by: Raven Nesbitt
The stereotypical athlete is usually seen as a jock, obsessed with sports culture with no regards to any other subject, often referred to as “musclehead” or “musclebrain” or even “meathead.” So you don’t usually envision an athlete encompassing both their running shoes and their voice as a way to raise awareness for an important cause.
However, this is the narrative that should be accepted because athleticism and intelligence aren’t mutually exclusive. Athletes are allowed to be more than their label and they can use their athletic prowess as a platform for advancement. Advancement for the minority and the underrepresented.
Tracie Léost (born 1998) is a Métis woman who encompasses both. At this time (2019), Léost is a three time track and field medalist, retired hockey player, and Indigenous youth coach who uses her athletic gifts as a means of advocating for missing and murdered Indigenous women. Since she was seventeen, she has orchestrated numerous events to raise awareness around this tragedy. Léost is no stranger to activism in other ways, as well. Some examples of her work include donating hair to people with cancer who have lost theirs due to treatment to creating a mental health club at her school,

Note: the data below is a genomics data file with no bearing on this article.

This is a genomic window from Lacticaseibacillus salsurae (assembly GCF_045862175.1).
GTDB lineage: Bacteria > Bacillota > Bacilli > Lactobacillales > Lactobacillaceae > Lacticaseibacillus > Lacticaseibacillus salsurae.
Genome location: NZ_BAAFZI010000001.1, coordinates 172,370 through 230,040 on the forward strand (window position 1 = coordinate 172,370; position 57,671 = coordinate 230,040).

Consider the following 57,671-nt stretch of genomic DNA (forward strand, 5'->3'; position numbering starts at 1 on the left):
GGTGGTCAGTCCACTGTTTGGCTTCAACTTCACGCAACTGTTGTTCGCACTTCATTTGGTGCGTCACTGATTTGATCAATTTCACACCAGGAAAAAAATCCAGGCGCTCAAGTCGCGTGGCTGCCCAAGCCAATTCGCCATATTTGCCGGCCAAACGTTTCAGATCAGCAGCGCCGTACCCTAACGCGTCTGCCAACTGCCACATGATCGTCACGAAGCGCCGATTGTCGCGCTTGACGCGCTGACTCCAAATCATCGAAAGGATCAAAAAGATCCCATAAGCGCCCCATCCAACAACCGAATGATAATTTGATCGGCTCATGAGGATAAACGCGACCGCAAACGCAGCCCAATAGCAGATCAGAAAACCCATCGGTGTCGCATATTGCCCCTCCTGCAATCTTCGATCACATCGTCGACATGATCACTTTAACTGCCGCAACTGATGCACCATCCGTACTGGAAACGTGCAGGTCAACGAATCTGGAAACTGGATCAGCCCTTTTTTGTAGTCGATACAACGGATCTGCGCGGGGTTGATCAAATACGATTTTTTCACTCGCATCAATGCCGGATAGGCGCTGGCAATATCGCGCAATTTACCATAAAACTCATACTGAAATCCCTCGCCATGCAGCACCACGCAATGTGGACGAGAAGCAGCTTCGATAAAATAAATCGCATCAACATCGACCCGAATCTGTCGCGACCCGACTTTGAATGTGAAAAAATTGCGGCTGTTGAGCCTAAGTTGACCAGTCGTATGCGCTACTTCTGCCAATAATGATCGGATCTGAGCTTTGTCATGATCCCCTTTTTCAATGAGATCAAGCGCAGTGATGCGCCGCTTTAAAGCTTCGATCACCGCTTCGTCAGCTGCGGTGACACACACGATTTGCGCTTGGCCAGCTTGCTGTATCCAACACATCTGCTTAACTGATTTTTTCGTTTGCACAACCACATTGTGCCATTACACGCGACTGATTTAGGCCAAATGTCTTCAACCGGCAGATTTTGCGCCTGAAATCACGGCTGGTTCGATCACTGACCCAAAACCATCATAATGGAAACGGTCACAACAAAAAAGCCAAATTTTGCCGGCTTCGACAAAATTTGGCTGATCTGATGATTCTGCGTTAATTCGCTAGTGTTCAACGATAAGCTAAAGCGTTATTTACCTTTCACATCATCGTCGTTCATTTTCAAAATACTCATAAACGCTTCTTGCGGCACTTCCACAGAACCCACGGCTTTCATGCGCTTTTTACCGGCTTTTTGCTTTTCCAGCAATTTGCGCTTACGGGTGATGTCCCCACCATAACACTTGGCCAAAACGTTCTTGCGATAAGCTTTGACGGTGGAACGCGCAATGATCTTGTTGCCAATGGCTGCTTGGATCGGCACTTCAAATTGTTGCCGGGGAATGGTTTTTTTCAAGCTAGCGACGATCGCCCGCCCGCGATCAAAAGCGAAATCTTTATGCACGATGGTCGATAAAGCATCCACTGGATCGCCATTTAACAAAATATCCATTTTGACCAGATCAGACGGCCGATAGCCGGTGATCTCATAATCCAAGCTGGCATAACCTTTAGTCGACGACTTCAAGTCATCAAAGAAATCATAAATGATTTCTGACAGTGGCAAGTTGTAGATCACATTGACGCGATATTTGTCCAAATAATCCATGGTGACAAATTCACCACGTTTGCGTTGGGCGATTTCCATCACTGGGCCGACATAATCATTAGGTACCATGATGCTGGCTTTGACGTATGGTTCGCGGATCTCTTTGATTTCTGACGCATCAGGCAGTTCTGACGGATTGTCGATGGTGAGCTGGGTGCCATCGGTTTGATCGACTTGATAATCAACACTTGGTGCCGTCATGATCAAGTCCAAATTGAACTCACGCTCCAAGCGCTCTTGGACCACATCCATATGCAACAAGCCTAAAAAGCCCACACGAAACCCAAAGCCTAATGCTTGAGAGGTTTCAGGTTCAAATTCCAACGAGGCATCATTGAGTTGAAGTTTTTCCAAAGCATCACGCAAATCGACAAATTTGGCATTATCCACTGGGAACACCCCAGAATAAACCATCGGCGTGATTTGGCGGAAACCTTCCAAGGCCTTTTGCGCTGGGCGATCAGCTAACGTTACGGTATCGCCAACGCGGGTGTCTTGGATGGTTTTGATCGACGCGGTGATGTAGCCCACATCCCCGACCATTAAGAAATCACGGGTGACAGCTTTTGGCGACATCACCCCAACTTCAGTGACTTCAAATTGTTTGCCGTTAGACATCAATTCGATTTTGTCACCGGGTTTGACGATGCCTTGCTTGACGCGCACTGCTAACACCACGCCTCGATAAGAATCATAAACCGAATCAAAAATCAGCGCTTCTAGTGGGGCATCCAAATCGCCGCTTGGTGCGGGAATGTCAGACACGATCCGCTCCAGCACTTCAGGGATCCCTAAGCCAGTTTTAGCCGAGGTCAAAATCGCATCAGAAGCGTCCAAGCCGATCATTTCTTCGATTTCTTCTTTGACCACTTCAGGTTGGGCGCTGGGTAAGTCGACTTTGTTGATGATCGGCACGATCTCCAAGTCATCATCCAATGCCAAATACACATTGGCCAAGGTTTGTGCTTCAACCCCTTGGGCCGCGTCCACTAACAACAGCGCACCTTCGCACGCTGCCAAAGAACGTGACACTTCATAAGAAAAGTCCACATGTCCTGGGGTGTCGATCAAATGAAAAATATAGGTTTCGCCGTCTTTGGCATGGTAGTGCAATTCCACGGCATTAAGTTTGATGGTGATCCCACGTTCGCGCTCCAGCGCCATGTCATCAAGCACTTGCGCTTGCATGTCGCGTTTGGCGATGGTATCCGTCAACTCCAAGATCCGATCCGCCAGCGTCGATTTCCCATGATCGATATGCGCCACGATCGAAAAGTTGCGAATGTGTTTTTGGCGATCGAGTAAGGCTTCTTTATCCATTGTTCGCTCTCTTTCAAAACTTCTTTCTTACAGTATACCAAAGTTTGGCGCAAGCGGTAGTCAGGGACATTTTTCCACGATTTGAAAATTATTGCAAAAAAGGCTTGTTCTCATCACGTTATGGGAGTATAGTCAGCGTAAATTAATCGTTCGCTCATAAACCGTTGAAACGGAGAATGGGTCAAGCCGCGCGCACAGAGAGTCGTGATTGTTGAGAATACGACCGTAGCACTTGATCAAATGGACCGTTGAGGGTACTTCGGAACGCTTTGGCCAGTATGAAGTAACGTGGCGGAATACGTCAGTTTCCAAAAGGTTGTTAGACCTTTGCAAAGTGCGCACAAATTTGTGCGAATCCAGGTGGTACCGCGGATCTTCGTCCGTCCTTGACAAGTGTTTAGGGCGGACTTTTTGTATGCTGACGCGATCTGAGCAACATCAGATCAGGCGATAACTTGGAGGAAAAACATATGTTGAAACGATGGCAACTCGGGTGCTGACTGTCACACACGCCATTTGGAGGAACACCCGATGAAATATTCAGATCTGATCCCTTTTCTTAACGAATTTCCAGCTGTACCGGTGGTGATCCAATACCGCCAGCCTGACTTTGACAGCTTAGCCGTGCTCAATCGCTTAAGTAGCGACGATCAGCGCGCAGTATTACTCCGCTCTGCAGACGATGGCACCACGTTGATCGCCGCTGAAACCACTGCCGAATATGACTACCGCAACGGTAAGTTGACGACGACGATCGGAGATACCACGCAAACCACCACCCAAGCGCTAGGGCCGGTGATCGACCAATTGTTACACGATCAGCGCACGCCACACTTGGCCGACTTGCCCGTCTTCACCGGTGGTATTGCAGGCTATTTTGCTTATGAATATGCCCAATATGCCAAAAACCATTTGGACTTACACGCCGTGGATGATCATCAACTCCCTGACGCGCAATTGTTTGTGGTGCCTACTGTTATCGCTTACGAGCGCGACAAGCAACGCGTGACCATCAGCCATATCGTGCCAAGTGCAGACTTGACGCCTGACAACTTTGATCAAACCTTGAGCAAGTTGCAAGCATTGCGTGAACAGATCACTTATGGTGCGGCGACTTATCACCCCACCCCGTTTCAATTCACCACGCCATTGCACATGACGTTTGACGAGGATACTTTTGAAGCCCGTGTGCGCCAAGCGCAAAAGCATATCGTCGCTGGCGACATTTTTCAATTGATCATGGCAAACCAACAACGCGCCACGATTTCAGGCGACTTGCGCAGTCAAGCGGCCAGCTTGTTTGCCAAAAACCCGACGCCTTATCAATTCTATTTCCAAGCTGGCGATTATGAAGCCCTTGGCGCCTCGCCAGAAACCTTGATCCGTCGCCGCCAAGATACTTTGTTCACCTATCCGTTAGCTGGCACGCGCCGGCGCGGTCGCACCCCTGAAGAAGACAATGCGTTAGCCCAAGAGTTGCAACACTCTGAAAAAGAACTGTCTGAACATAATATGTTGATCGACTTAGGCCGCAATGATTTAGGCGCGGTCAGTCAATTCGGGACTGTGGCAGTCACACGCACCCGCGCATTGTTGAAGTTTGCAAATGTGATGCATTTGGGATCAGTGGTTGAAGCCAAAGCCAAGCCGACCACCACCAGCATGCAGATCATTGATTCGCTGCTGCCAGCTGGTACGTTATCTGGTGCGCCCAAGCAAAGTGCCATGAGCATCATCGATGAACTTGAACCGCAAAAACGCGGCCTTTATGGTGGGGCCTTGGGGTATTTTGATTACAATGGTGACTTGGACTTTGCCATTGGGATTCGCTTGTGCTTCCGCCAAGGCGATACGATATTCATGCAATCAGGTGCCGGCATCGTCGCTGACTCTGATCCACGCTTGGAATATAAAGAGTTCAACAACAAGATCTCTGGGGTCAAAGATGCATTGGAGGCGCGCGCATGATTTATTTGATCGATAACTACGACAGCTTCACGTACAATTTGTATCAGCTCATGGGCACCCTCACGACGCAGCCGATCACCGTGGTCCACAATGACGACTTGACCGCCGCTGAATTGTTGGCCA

Léost became interested in social activism after taking an Indigenous studies class in 2015. Her teacher assigned the class to research a missing or murdered Indigenous woman and to tell their story. She learned that over 4,000 Indigenous women have gone missing or been murdered each year since 1980. Léost realizes how this issue has yet to be prioritized by citizens of Canada and the Canadian government. She explains, “People normalized the fact that there were thousands of Indigenous women missing and they would just eat their dinner and just listen to it” (Léost, “Manitoba Teen”). Léost recognizes the severity of the issue and people’s inability to do anything. She expresses concern because these women are more than a statistic, these women are mothers, sisters, wives. These women are people and their lives matter just as much as anyone else’s.